Licenses for cropdusters, grants for electronic scanners at farmers’ markets, clarifications to division fence statutes and changes to livestock laws were addressed in bills reported by the Agriculture Committee this session.
LB254, offered by Fullerton Sen. Annette Dubas and passed 44-0, requires those applying pesticides via aircraft or aerial spraying to obtain an aerial pesticide applicator business license. The license is regulated by the state Department of Agriculture and will cost $100 to $150. Proceeds from the fee will be remitted to the Pesticide Administrative Cash Fund.
Commercial applicator license holders may apply pesticides via aircraft under the direct supervision of a Nebraska aerial pesticide business license holder. Licensees are held liable for the actions of persons applying pesticides under their supervision.
LB986, introduced by Lincoln Sen. Danielle Conrad, expands acceptable uses of Agricultural Opportunities and Value-Added Partnership Act grants to include purchases of electronic scanners and point-of-sale devices that enable those receiving federally subsidized food and nutrition benefits to purchase food at farmers’ markets.
The bill passed 46-0.
Senators passed a bill affecting division fence law.
Under previous statute, adjoining landowners were required to maintain and construct a “just proportion” of division fence, but no statutory definition was provided for just proportion.
LB667, introduced by Cedar Rapids Sen. Kate Sullivan, defines just proportion as an equitable allocation of the portion of the fence line that each landowner must construct and maintain, or an equitable financial contribution. An equitable allocation shall result in an equal burden unless otherwise specified in law or by an agreement between landowners.
The bill passed 46-0.
Introduced by Holdrege Sen. Tom Carlson, LB909 would have allowed landowners access to adjacent land owned by another person to remove or trim vegetation within and in the immediate proximity of the fence line. Current law allows limited access to carry out other fencing activities — such as construction, maintenance and repair — but it expressly prohibits access for the purpose of tree removal without the adjacent landowners’ consent or a court order.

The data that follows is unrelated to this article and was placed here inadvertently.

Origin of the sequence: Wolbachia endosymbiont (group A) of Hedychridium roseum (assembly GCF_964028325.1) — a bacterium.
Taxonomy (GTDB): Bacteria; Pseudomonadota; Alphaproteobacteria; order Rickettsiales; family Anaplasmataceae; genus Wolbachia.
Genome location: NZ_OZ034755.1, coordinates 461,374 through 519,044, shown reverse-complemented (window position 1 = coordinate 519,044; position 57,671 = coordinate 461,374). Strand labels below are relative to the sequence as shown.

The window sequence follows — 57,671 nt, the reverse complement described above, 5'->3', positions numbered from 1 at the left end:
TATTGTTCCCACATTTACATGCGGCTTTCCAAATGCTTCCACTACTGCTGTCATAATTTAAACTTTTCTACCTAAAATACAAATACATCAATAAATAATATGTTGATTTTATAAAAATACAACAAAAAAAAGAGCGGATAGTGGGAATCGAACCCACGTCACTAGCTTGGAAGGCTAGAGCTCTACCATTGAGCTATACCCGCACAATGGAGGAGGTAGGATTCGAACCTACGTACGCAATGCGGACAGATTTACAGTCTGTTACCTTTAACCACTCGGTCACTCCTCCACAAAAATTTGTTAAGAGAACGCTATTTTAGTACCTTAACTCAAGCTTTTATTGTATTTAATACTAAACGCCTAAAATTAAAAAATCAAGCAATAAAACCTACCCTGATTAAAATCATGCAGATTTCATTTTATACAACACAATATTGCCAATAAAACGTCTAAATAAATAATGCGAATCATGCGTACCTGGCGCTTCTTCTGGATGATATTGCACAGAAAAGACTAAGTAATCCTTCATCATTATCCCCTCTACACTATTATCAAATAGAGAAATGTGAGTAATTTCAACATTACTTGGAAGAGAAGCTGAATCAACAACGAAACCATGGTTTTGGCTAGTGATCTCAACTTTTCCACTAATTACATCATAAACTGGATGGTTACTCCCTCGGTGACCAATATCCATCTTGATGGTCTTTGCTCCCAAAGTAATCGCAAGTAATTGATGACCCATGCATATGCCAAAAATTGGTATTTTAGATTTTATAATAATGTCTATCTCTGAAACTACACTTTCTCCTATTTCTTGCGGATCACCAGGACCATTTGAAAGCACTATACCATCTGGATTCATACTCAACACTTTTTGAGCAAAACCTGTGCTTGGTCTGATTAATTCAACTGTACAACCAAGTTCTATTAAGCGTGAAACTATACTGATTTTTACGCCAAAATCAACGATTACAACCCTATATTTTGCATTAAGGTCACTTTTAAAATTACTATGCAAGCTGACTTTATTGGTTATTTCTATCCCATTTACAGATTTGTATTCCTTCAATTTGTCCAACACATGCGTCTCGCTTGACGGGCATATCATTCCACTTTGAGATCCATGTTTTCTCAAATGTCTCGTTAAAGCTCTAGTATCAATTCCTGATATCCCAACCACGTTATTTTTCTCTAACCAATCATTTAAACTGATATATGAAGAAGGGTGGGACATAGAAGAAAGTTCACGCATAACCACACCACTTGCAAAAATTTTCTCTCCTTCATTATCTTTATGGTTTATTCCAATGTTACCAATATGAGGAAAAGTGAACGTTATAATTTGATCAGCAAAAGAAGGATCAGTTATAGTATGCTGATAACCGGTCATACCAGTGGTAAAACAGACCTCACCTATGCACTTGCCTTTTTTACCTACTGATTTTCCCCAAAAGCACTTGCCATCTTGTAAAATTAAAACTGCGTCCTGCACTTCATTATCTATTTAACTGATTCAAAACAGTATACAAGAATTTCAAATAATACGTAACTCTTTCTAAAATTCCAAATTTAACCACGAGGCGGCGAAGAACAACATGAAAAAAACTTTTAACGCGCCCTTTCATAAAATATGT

The bill was not advanced from committee.
The committee also heard bills regarding livestock that were approved this session.
LB882, introduced by Tekamah Sen. Kent Rogert and approved 48-0, affords ranchers more options for livestock disposal. The bill permits an owner to bury or incinerate an animal or incorporate it into a compost facility on the premise where it died or on an adjacent property owned or controlled by the animal’s owner.
The bill permits a rendering company to transport a carcass to a licensed landfill that accepts carcasses and removes a 600-pound limit on carcasses that may be incorporated into a composting facility.
The bill also permits a veterinary clinic or veterinary diagnostic laboratory to use alkaline hydrolysis to dispose of carcasses.
LB882 takes effect Oct. 1, 2010.
Finally, lawmakers voted 43-2 to enact a bill to diversify the funding source for the state’s inspection program under the Commercial Dog and Cat Operator Inspection Act.
LB910, introduced by Carlson, requires that a $1 fee be collected at the time a dog or cat is licensed. Jurisdictions will retain 3 cents of the fee as administrative reimbursement.
The bill also adds a licensure category for animal rescue organizations and adds license fee categories in 50-animal increments up to 500 animals, with a fee of $2,000 for licensees with more than 500 animals.